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Der Modellansatz: Modell222 - Peaked Waves


On closer inspection, we find science and especially mathematics throughout our everyday life, from the tap to automatic speed regulation on motorways, in medical technology or on our mobile phone. What the researchers, graduates and academic teachers in Karlsruhe puzzle about, you experience firsthand in our Modellansatz Podcast: "The modeling approach“.

Der Modellansatz: Peaked Waves. Plot: A. Geyer, Photo, Komposition: S. Ritterbusch

Gudrun talks to Anna Geyer. Anna is Assistant professer at TU Delft in the Mathematical Physics group at the Delft Institute of Applied Mathematics. She is interested in the behaviour of solutions to equations which model shallow water waves.

The day before (04.07.2019) Anna gave a talk at the Kick-off meeting for the second funding period of the CRC Wave phenomena at the mathematics faculty in Karlsruhe, where she discussed instability of peaked periodic waves. Therefore, Gudrun asks her about the different models for waves, the meaning of stability and instability, and the mathematical tools used in her field.

For shallow water flows the solitary waves are especially fascinating and interesting. Traveling waves are solutions of the form


representing waves of permanent shape f that propagate at constant speed c. These waves are called solitary waves if they are localized disturbances, that is, if the wave profile f decays at infinity. If the solitary waves retain their shape and speed after interacting with other waves of the same type, we say that the solitary waves are solitons. One can ask the question if a given model equation (sometimes depending on parameters in the equation or the size of the initial conditions) allows for solitary or periodic traveling waves, and secondly whether these waves are stable or unstable. Peaked periodic waves are an interesting phenomenon because at the wave crest (the peak) they are not smooth, a situation which might lead to wave breaking. For which equations are peaked waves solutions? And how stable are they?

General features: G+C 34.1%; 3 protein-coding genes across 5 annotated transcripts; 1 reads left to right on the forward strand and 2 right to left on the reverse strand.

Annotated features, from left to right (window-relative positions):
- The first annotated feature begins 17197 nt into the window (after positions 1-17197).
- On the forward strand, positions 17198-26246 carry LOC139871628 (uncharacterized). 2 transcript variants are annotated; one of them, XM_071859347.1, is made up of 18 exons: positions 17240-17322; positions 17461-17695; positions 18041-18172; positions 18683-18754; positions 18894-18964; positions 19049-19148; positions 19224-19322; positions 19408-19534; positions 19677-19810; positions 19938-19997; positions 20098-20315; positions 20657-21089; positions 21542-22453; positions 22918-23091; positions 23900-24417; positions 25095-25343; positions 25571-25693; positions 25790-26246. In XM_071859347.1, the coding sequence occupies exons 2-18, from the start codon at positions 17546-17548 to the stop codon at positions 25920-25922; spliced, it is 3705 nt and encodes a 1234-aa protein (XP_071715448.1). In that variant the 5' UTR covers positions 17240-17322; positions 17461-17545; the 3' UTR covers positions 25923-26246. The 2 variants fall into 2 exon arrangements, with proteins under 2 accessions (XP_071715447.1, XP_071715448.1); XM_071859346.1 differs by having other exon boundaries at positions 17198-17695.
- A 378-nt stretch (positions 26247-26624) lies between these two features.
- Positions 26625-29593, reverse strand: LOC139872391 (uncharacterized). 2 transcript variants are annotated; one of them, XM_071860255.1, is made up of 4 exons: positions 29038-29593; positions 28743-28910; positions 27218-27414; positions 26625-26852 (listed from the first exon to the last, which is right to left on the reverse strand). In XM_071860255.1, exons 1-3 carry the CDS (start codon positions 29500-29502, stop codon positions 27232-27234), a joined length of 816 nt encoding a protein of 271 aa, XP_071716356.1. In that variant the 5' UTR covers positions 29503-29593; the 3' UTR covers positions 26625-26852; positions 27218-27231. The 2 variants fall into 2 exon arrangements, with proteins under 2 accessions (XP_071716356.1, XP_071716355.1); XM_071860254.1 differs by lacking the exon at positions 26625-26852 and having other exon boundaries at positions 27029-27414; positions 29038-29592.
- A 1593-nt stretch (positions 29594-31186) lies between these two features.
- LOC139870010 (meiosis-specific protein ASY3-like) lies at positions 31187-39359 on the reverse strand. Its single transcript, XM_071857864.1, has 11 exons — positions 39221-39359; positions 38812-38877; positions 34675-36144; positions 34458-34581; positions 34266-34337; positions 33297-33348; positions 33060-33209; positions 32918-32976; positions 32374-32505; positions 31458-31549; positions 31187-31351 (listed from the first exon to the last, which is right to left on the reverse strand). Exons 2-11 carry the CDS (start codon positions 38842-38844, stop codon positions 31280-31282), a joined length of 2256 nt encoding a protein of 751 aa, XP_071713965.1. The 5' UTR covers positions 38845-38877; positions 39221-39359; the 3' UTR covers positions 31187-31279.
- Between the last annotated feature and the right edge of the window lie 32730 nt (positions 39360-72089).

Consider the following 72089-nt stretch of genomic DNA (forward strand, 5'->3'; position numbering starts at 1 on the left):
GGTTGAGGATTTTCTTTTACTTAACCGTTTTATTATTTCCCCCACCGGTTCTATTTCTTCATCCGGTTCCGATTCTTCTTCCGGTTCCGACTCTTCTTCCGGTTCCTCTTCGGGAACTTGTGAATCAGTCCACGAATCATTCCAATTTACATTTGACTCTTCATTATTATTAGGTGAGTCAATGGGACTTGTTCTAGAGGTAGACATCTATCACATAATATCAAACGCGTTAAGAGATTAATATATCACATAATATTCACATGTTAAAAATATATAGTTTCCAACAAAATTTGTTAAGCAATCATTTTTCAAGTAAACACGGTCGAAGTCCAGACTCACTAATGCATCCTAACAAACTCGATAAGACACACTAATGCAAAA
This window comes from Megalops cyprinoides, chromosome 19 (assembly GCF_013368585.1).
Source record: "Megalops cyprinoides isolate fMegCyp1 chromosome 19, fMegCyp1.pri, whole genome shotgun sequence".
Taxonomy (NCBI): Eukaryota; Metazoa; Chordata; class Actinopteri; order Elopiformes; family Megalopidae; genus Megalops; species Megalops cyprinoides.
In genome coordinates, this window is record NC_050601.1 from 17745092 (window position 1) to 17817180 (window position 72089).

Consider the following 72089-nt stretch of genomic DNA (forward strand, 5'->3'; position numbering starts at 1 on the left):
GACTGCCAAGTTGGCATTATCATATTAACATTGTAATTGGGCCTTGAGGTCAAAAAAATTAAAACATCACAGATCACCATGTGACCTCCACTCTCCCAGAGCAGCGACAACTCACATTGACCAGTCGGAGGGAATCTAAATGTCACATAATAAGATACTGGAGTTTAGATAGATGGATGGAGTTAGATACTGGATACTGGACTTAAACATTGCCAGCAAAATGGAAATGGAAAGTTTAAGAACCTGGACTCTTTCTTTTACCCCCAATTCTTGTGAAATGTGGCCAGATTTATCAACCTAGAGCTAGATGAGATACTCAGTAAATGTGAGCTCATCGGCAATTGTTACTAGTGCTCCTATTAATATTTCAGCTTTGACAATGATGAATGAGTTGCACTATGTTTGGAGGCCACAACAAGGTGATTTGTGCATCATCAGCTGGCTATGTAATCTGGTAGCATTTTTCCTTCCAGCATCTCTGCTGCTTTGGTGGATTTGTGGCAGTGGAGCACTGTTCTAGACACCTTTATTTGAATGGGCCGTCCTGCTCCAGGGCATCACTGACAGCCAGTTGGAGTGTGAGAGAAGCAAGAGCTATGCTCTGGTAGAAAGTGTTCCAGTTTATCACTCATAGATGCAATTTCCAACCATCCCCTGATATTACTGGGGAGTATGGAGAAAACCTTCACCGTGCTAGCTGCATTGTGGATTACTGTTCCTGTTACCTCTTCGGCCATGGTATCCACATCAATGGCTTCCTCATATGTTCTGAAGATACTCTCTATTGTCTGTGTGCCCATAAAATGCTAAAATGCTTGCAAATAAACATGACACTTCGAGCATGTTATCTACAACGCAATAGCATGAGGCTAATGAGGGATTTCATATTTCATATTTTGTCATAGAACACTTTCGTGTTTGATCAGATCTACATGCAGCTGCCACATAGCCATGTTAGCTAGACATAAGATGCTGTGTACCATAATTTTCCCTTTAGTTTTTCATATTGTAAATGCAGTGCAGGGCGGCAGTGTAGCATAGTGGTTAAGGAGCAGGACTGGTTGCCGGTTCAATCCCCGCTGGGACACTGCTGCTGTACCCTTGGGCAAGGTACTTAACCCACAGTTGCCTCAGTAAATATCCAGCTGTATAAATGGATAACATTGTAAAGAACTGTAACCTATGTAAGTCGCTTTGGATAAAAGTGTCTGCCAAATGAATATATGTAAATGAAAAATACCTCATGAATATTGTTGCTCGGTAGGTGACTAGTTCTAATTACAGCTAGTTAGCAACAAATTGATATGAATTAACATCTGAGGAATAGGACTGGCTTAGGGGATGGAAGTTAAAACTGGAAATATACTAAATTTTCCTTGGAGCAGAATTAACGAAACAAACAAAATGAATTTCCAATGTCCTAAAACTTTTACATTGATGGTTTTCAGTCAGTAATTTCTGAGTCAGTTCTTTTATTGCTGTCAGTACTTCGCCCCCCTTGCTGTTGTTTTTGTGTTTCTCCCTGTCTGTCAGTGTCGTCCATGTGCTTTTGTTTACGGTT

Anna answers these questions for the reduced Ostrovsky equation, which serves as model for weakly nonlinear surface and internal waves in a rotating ocean. The reduced Ostrovsky equation is a modification of the Korteweg-de Vries equation, for which the usual linear dispersive term with a third-order derivative is replaced by a linear nonlocal integral term, representing the effect of background rotation. Peaked periodic waves of this equation are known to exist since the late 1970's. Anna presented recent results in which she answers the long standing open question whether these solutions are stable. In particular, she proved linear instability of the peaked periodic waves using semi-group theory and energy estimates. Moreover, she showed that the peaked wave is unique and that the equation does not admit Hölder continuous solutions, which implies that the reduced Ostrovsky equation does not admit cusps. Finally, it turns out that the peaked wave is also spectrally unstable. This is joint work with Dmitry Pelinovsky.

For the stability analysis it is really delicate how to choose the right spaces such that their norms measure the behaviour of the solution. The Camassa-Holm equation allows for solutions with peaks which are stable with respect to certain perturbations and unstable with respect to others, and can model breaking waves.

Anna studied mathematics in Vienna. Adrian Constantin attracted her to the topic of partial differential equations applied to water waves. She worked with him during her PhD which she finished in 2013. Then she worked as Postdoc at the Universitat Autònoma de Barcelona and in Vienna before she accepted a tenure track position in Delft in 2017.

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